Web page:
I like the fact that the shelves will be a repurposing of the supplies that I have on hand. The only things that I need to buy is the chain and “S” hooks.

To support the resin molds, since they are so flexible, a piece of cardboard is all that will be needed on each shelf.

What projects are you planning or working on now that the busy growing and harvesting season is over?

Woodstove Safety – Disposing of Ashes

I hadn’t planned to post this but last night a situation came up. I realized that it was a perfect time to post about one aspect of woodstove Safety that people don’t talk about enough.

Having a woodstove as our primary heat source, we clean the ash from it at least once a day. Typically, my daughter or I will do the job. Last night, my husband took the task.

Just before going to bed, my husband cleaned the ash from the stove so that he could load it with firewood for the night. Before cleaning it out, he emptied the metal ash bucket. We have an old burn pit that we used to burn paper trash in. Because we are under a burn ban, we haven’t been using the pit recently.

My husband checked the ash bucket and it was cool to the touch and no red embers were seen. So, he carried the bucket to the burn pit to empty it. After cleaning out the woodstove and restocking it for the night, he went to bed. About 20 minutes later, while I was in the kitchen, I heard a sound outside. I went to look and found a fire in the burn pit and the flames were reaching nearby dry vegetation.

I awoke my husband and we were able to extinguish the fire with buckets of water. Luckily, I found the fire not long after it had started and there was no wind blowing. It was scary though. With all the dry vegetation, the fire could have easily spread and reached the house which was only about 10 feet from the edge of the fire.

What started the fire were hot embers hidden under the ash in the bucket he had dumped. This was an easy mistake to make. While the ash seemed to contain no hot coals or embers, they were present deep inside that ash.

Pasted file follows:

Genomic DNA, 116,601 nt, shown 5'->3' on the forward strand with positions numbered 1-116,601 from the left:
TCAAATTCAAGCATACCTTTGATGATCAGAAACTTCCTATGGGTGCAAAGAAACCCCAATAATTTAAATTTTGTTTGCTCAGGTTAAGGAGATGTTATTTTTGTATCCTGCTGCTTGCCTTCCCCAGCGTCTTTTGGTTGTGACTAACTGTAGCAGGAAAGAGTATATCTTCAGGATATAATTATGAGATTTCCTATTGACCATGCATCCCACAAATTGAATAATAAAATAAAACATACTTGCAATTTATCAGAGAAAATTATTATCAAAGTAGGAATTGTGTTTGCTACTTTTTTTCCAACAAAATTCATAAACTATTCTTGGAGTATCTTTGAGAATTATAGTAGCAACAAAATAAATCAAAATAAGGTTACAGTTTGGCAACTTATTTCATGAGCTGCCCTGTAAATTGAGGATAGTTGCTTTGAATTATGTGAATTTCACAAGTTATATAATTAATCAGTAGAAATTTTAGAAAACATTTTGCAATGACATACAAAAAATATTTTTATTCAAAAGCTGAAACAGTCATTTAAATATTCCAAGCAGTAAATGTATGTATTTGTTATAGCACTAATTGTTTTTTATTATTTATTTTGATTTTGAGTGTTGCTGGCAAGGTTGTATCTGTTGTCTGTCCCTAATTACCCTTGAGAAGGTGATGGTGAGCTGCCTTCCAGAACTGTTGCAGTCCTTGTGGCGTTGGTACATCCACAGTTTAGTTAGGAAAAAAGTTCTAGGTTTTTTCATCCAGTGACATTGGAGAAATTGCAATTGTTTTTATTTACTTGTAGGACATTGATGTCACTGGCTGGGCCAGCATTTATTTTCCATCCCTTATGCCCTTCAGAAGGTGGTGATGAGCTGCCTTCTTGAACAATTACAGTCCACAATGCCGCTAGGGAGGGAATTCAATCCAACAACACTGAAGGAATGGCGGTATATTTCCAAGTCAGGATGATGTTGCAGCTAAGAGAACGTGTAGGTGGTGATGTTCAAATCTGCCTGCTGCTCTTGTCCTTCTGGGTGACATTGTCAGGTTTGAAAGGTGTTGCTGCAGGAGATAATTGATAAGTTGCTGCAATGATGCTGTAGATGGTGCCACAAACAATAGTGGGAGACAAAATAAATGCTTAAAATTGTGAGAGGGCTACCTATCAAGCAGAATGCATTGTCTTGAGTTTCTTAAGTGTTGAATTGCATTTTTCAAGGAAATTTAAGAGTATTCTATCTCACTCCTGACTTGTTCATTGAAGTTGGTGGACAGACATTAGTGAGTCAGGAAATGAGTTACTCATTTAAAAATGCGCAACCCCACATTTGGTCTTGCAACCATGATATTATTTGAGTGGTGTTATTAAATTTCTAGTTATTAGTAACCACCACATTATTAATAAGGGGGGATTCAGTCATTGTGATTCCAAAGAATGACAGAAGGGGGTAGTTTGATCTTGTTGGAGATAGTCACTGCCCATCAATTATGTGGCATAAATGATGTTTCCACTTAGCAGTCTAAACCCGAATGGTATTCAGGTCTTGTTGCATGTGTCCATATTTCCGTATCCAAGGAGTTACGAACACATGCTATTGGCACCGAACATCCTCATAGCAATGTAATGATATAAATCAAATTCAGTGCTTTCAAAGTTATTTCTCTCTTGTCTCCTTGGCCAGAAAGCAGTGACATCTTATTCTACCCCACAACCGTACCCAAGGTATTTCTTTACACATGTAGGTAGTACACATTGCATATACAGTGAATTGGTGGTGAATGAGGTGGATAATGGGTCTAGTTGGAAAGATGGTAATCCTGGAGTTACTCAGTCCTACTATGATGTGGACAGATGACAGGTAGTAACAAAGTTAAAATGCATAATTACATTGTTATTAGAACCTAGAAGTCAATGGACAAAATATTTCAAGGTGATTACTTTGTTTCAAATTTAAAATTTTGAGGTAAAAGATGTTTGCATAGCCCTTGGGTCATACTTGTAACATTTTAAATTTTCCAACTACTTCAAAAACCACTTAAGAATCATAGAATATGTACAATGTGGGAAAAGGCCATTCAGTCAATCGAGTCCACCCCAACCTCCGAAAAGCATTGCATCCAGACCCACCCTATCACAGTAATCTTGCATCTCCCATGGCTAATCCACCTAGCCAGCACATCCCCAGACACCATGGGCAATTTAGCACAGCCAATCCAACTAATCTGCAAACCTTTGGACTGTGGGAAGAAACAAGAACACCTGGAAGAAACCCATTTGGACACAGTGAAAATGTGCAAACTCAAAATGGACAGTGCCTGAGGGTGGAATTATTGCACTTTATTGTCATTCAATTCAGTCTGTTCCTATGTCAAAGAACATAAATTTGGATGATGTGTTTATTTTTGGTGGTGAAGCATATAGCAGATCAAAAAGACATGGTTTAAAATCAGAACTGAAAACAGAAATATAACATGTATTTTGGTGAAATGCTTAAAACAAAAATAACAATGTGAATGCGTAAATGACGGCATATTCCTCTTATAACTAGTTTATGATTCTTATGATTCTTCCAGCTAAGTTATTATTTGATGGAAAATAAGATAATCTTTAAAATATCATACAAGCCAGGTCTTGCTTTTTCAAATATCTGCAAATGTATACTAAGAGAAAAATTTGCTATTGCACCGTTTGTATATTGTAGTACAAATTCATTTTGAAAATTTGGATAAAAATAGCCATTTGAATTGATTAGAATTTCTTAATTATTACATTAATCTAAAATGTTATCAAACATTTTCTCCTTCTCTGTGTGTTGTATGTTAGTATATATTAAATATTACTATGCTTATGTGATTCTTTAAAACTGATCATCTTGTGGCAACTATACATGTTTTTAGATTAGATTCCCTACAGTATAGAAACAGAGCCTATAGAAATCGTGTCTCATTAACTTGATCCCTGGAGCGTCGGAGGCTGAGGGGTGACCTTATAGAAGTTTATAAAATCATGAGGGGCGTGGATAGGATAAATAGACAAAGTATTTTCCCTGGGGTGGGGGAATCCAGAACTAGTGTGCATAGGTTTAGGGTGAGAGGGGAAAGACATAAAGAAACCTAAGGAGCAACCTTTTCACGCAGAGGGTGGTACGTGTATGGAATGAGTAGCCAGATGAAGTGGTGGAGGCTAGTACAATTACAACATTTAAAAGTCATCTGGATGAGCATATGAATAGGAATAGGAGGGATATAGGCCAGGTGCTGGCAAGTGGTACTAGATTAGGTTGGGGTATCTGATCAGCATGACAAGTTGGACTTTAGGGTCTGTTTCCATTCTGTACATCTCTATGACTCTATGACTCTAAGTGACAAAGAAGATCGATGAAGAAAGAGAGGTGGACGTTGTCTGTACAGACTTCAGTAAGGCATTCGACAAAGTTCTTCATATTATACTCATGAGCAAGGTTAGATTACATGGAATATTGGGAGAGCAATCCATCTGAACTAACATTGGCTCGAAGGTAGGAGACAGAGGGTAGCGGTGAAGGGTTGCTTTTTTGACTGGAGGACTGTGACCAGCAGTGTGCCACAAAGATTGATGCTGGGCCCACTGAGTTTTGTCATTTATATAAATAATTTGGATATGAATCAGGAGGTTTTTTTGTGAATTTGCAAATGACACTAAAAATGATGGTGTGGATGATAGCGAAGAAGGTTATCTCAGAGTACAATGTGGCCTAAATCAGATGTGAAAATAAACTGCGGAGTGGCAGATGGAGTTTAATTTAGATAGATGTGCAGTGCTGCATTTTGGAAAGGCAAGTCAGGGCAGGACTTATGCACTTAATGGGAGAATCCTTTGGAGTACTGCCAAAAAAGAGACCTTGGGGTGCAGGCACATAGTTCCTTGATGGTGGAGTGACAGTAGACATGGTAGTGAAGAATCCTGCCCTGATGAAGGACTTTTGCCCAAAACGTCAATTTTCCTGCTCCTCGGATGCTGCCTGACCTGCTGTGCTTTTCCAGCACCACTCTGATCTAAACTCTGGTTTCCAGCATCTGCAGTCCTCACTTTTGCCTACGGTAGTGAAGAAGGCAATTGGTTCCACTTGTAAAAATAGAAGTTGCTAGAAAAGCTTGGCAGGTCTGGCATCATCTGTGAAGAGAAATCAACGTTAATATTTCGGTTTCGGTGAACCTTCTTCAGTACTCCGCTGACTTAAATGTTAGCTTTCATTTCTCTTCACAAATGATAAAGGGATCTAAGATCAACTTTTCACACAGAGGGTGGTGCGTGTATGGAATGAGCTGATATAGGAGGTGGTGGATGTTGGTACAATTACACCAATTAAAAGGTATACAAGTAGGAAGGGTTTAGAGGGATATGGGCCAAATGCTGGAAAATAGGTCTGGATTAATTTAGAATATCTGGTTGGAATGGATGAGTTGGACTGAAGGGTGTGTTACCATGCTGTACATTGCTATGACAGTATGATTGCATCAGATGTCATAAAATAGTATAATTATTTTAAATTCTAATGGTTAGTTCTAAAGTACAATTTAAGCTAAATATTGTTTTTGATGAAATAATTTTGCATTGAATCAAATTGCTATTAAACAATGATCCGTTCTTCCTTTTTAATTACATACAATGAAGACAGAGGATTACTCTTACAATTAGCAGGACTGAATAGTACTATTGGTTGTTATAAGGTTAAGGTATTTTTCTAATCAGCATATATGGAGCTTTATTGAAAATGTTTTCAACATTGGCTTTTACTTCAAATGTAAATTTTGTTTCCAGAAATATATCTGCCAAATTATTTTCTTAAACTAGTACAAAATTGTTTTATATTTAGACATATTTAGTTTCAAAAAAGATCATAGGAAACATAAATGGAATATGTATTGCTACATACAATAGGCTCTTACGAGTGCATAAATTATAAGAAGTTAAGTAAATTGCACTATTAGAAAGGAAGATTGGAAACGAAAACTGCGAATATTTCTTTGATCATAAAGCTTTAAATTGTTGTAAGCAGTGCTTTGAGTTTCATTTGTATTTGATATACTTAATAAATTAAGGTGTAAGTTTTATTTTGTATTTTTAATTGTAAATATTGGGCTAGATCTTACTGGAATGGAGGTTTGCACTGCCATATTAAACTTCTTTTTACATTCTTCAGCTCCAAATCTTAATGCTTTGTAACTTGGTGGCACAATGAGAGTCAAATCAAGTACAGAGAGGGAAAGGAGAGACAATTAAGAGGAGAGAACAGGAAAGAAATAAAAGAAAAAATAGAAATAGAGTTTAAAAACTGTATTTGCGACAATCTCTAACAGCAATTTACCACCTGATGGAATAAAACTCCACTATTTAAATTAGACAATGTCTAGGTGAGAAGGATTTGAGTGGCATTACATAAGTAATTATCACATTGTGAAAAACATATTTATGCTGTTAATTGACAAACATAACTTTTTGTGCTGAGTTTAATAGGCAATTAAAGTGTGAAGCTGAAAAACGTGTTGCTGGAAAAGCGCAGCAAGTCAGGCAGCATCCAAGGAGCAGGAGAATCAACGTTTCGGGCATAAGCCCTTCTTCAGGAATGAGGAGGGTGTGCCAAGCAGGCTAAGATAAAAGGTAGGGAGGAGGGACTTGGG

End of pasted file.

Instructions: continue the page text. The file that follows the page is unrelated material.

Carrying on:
One precaution that my daughter and I always take is to pour the ash into an old large metal wash tub. This allows the surface area of the ash to spread out and the hidden embers and coals can safely burn out. For some reason, likely because he was tired and not paying attention, my husband bypassed this precaution.

I usually allow the ash to sit in that wash tub a couple of days, storing it a couple of times a day to expose any embers and coals. Once fully cooled, the ash is safe to put into the garden beds or compost pile.

In olden times, when wood stoves and fireplaces were used for heat and cooking, our ancestors saved the coals. At night, hot embers and coals were raked into a pile. Ash would then be used to cover them. This was a process of banking the coals. The ash would prevent the hot coals from completely burning out. In the morning, the ash was removed and the coals were used to start a new fire.

To ensure safety, if you don’t use a large metal wash tub to cool the ash and hidden coals fully, or water over the ash and let it soak through. Once you empty the bucket of ash, douse it again with water. Stir the ash, just as you would a campfire. This will prevent any coals from causing a fire.

We were very lucky last night. I hadn’t gone to bed yet and had heard the crackling sound. There was no breeze or wind to spread the flames. We were able to act quickly and put the fire out.

I stayed up another hour and kept checking the area to make certain it didn’t catch again. As we tossed water on the flames, we also wet down the area around them. It was a stark reminder to us that precautions must always be taken. Never get complacent or be in a hurry. Take the appropriate measures to avoid accidents. Just one moment of overlooking the safety measures can result in a disaster.

Lessons From My Father

Throughout my youth and into my adult years, I was blessed to have a close relationship with my father. “Pap” and I spent a lot of time together. Often, on his days off from work, we would either be working alongside each other or simply hanging out. One of my favorite times were the late night conversations while playing a game of gin rummy.


Pap was born in 1923 in rural Ohio. His parents were sharecroppers working farms in Jefferson County in exchange for free housing. Grandpap also worked as a conductor on the old narrow gauge railroad out of Mingo Junction.

Having lived through the Great Depression, Pap learned all about making do with what you had. The lessons he learned during those years became ways that he taught me throughout my youth.